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Author Topic: Selling timber in southwest Missouri  (Read 1415 times)

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Offline Hooterspfld

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Selling timber in southwest Missouri
« on: November 20, 2020, 07:19:35 PM »
I'm looking into an investment property/personal land in the Pomme de Terre/Lake of the Ozarks region of Missouri. Land is around 50 acres of timber. I'm not sure if it's been cut before, but based on the area not anytime recently, it's probably mostly oak species maybe a walnut here or there. 

First off, anyone know of mills that would purchase around this area? I would be doing this with small loads, and have no experience selling lumber. I won't be clearing the land, more of selective cutting and developing lots for future development, so I want to keep as many trees as possible. 

Second, what could one expect to get for say a load of 4, 20" diameter x 12' long white oak trees with say 150 BF each? Average quality, maybe some great logs and some junk logs. Just trying to get an idea if there's much value here to help offset the initial costs. I have the equipment to handle logs of this size, but not in large quantities. More of a weekend warrior project to supplement a home build I'm going to be taking on in the near future. 

Look forward to hearing back, always get great information from the Forestry Forum community.

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Offline Banjo picker

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Re: Selling timber in southwest Missouri
« Reply #1 on: November 20, 2020, 07:43:46 PM »
You won't be selling "lumber" you are going to be trying to sell logs.  And a 20 inch log thats 12 foot long will have more than 150 BF in it unless you are measuring from the big end...which is not the way to do it.  Also the difference between a great, possibly veneer log and a junk log is the difference between day light and dark.  I know that is not much help, but you gave very little to work with.  Tim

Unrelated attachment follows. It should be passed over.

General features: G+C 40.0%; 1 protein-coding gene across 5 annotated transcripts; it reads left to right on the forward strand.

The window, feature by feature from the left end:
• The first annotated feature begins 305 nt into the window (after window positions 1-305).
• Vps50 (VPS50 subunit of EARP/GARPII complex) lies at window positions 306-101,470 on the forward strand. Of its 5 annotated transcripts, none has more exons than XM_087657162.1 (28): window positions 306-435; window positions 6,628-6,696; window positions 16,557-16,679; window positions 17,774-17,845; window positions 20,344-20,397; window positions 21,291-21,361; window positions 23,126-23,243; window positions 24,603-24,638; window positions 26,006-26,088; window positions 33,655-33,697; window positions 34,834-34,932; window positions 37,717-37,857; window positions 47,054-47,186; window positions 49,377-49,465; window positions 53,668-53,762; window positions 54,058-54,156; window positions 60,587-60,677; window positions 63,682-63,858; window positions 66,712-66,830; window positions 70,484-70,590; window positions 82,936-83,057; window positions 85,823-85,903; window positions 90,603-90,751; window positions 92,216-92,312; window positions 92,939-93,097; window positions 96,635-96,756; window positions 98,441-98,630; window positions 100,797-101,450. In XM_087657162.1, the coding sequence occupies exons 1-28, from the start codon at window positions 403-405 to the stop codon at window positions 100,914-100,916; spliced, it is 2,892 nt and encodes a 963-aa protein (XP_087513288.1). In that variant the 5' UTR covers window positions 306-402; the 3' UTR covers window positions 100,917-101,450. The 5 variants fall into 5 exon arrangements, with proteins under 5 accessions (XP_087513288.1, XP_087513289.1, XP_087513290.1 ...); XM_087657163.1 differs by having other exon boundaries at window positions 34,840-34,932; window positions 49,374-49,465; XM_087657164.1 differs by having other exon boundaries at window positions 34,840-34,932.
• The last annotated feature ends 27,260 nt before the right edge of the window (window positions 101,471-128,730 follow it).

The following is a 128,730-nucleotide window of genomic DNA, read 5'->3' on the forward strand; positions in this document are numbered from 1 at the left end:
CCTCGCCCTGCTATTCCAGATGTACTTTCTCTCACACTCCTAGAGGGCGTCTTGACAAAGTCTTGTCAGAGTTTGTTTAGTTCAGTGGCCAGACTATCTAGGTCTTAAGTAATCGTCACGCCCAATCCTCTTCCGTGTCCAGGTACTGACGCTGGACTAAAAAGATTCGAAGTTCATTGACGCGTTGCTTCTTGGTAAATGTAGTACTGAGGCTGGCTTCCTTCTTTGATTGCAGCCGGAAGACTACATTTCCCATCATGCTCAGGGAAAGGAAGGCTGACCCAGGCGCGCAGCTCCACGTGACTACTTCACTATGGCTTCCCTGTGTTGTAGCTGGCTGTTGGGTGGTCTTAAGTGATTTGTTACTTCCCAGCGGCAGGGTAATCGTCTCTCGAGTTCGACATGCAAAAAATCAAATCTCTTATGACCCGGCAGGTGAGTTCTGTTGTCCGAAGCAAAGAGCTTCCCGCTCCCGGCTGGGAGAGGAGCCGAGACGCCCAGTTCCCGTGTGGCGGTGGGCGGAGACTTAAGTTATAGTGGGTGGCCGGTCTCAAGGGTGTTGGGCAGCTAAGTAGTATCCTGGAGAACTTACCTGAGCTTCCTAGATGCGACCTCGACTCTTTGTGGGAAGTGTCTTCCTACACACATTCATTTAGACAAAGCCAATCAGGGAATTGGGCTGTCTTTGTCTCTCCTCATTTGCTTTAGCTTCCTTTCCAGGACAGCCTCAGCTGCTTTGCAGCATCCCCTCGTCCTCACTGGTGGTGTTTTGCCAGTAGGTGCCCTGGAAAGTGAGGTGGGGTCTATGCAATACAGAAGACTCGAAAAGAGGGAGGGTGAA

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Offline Hooterspfld

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Re: Selling timber in southwest Missouri
« Reply #2 on: November 20, 2020, 08:13:45 PM »
Ok, yes I understand I'm not selling lumber, heck I might not even be selling logs. Just trying to ascertain if there might be some hidden value here by trying to harvest the wood that will need to be taken down. For instance if I take down trees to sell, I have an advantage over someone who pays someone to take down the same trees. As far as quality, I cannot say, although I hope to take a look at the property in person and get a better idea of what might be there. So I guess a better question is what might a mill pay for the prior mentioned logs for pulp vs saw log, not even considering veneer quality.  

Again this is just a post to reach out to see if there's any hidden value on a property that I'm already interested in. Hopefully I will visit the property soon and have better information about the timber I encounter. Here are a couple pics from the property, but again you cant garner much from the information I have currently. Just trying to get some ideas of what might be there value wise. 



 

  

Online Southside

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Re: Selling timber in southwest Missouri
« Reply #3 on: November 20, 2020, 09:09:17 PM »
Your first step really needs to be getting a consulting Forester involved.  The description you gave and photos you showed made me think that you would end up high grading the lot without realizing that was what you were doing.  

Set your goals, decide what timber will come out, then look at the markets.  You are going to have a hard time being profitable, potentially even being able to sell anything, at the size you mention.  Every tree has pulp in it, even the veneer white oak will have pulp and chip wood in her.  The question is what are you going to do with it?  Can you pile up the pulp and have someone get it?  Sell firewood?  Let it rot in place?  All valid options, depending on your goals, financial needs, ability, and the conditions on the ground.  

Do you need any sort of certification and insurance to deliver to area mills? DOT compliance, equipment that can be unloaded?  Are there any micro mills around - like many of us on here - that buy logs?  They would be a better option, likely with a lot less red tape, but they may not buy every grade of log that you want to sell.  I buy grade pine and pay a good premium for it.  Bring me a load of #3 saw logs and I won't even start the loader to unload your trailer.  Merchandising is key, just like any other business.   

Not saying you can't do it, but you need to do your homework first.  
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Online nativewolf

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Re: Selling timber in southwest Missouri
« Reply #4 on: November 20, 2020, 09:25:46 PM »